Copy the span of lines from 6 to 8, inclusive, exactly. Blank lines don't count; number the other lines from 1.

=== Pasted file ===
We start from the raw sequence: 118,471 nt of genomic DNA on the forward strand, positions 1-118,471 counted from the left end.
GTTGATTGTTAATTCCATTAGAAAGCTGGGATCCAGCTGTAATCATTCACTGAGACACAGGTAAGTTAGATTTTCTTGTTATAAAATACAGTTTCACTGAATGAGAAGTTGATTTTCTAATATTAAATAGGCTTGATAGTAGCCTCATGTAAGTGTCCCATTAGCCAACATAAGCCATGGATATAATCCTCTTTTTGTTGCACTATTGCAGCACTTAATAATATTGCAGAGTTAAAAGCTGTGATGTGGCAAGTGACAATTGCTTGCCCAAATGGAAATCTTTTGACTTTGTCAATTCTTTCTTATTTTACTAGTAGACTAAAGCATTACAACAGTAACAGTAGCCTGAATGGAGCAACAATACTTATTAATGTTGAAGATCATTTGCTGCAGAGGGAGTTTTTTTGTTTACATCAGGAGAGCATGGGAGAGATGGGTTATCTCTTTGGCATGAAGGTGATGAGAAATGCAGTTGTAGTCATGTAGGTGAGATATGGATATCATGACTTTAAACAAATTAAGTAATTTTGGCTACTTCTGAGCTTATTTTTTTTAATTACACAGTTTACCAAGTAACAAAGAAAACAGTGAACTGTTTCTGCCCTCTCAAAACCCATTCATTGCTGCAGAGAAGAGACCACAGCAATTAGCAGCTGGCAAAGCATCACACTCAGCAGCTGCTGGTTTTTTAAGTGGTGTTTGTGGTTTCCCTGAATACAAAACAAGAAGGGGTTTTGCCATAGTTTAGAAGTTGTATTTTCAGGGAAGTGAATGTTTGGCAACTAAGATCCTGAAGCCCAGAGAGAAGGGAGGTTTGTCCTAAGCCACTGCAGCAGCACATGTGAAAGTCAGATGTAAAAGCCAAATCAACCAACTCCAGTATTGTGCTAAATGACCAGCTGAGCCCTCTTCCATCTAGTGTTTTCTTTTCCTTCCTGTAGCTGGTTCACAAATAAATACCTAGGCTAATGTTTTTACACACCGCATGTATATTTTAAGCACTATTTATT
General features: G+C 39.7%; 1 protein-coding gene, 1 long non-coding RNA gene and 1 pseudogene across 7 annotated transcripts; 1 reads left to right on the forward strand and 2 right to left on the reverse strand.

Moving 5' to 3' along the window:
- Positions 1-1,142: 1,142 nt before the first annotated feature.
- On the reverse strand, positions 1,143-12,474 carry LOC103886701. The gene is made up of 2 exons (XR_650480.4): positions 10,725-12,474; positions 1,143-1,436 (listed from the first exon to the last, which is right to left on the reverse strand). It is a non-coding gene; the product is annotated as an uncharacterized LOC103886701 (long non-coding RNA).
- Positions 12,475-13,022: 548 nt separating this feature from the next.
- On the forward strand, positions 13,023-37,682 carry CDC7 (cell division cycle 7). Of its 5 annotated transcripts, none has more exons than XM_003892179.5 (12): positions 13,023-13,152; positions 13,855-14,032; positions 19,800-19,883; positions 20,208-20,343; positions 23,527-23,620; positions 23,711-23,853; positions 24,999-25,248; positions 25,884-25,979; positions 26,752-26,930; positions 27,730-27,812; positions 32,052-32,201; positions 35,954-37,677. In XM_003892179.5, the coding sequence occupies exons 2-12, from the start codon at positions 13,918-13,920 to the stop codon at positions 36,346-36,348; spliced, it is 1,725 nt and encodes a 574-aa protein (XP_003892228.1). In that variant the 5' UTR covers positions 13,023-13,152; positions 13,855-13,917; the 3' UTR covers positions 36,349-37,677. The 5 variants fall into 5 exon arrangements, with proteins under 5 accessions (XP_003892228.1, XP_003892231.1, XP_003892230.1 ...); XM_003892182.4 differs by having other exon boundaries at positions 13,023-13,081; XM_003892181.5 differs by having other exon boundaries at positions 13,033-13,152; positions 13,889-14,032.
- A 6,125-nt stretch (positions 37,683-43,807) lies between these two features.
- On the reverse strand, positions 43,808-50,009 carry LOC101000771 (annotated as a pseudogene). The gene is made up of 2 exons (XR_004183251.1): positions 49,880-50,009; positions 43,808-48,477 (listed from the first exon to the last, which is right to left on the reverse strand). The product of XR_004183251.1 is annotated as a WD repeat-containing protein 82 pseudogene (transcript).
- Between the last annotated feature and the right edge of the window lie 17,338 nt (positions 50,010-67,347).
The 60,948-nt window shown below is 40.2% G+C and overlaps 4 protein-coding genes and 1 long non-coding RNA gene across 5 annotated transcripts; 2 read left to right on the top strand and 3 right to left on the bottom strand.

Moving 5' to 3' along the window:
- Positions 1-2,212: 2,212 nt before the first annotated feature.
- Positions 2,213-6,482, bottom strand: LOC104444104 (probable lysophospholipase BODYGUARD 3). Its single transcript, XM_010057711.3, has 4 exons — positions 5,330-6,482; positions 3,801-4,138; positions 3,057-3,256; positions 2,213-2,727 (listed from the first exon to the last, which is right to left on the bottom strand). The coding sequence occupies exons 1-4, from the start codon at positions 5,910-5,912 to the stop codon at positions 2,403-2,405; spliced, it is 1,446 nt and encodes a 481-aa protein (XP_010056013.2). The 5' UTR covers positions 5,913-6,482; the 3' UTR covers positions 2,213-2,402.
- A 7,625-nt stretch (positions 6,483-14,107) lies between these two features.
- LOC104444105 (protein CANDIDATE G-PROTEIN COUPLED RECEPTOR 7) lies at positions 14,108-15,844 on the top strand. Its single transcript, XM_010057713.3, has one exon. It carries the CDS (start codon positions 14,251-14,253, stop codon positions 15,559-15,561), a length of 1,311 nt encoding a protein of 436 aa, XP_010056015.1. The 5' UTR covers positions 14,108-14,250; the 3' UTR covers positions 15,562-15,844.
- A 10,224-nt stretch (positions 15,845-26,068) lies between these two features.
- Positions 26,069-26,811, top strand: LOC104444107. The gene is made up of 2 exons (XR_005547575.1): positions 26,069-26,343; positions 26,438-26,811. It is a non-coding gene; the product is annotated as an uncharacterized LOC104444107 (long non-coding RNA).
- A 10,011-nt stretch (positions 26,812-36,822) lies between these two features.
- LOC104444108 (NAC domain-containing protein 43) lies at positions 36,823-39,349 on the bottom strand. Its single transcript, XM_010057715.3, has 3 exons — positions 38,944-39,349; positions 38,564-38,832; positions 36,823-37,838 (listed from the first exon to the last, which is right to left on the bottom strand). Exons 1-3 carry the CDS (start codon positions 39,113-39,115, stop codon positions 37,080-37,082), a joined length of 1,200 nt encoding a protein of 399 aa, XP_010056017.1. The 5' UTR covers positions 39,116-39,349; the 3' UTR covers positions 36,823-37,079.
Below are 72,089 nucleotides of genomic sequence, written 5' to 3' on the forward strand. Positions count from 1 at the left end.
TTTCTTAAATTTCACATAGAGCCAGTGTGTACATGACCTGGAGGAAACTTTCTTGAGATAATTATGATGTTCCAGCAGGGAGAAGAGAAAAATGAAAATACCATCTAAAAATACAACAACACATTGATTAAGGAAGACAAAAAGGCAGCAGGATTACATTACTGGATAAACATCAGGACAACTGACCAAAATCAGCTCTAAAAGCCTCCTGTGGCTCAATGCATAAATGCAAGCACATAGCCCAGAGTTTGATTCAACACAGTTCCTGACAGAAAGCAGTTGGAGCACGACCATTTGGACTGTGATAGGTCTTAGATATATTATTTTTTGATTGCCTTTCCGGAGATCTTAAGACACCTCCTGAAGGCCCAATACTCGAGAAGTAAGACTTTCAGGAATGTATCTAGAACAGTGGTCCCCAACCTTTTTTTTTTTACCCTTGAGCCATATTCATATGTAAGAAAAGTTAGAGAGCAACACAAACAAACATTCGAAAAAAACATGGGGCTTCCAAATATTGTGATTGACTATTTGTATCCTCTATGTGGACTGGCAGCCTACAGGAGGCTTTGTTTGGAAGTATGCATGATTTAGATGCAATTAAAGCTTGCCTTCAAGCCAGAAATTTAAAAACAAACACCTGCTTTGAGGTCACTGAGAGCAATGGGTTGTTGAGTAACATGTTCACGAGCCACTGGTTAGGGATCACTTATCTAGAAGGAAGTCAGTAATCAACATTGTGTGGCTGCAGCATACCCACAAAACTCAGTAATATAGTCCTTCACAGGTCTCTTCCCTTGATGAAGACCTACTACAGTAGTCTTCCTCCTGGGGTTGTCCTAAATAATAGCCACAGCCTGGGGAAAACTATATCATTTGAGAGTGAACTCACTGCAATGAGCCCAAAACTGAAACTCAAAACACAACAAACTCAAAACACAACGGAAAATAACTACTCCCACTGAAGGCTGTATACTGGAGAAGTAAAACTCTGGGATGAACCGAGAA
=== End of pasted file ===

- On the reverse strand, positions 1,143-12,474 carry LOC103886701. The gene is made up of 2 exons (XR_650480.4): positions 10,725-12,474; positions 1,143-1,436 (listed from the first exon to the last, which is right to left on the reverse strand). It is a non-coding gene; the product is annotated as an uncharacterized LOC103886701 (long non-coding RNA).
- Positions 12,475-13,022: 548 nt separating this feature from the next.
- On the forward strand, positions 13,023-37,682 carry CDC7 (cell division cycle 7). Of its 5 annotated transcripts, none has more exons than XM_003892179.5 (12): positions 13,023-13,152; positions 13,855-14,032; positions 19,800-19,883; positions 20,208-20,343; positions 23,527-23,620; positions 23,711-23,853; positions 24,999-25,248; positions 25,884-25,979; positions 26,752-26,930; positions 27,730-27,812; positions 32,052-32,201; positions 35,954-37,677. In XM_003892179.5, the coding sequence occupies exons 2-12, from the start codon at positions 13,918-13,920 to the stop codon at positions 36,346-36,348; spliced, it is 1,725 nt and encodes a 574-aa protein (XP_003892228.1). In that variant the 5' UTR covers positions 13,023-13,152; positions 13,855-13,917; the 3' UTR covers positions 36,349-37,677. The 5 variants fall into 5 exon arrangements, with proteins under 5 accessions (XP_003892228.1, XP_003892231.1, XP_003892230.1 ...); XM_003892182.4 differs by having other exon boundaries at positions 13,023-13,081; XM_003892181.5 differs by having other exon boundaries at positions 13,033-13,152; positions 13,889-14,032.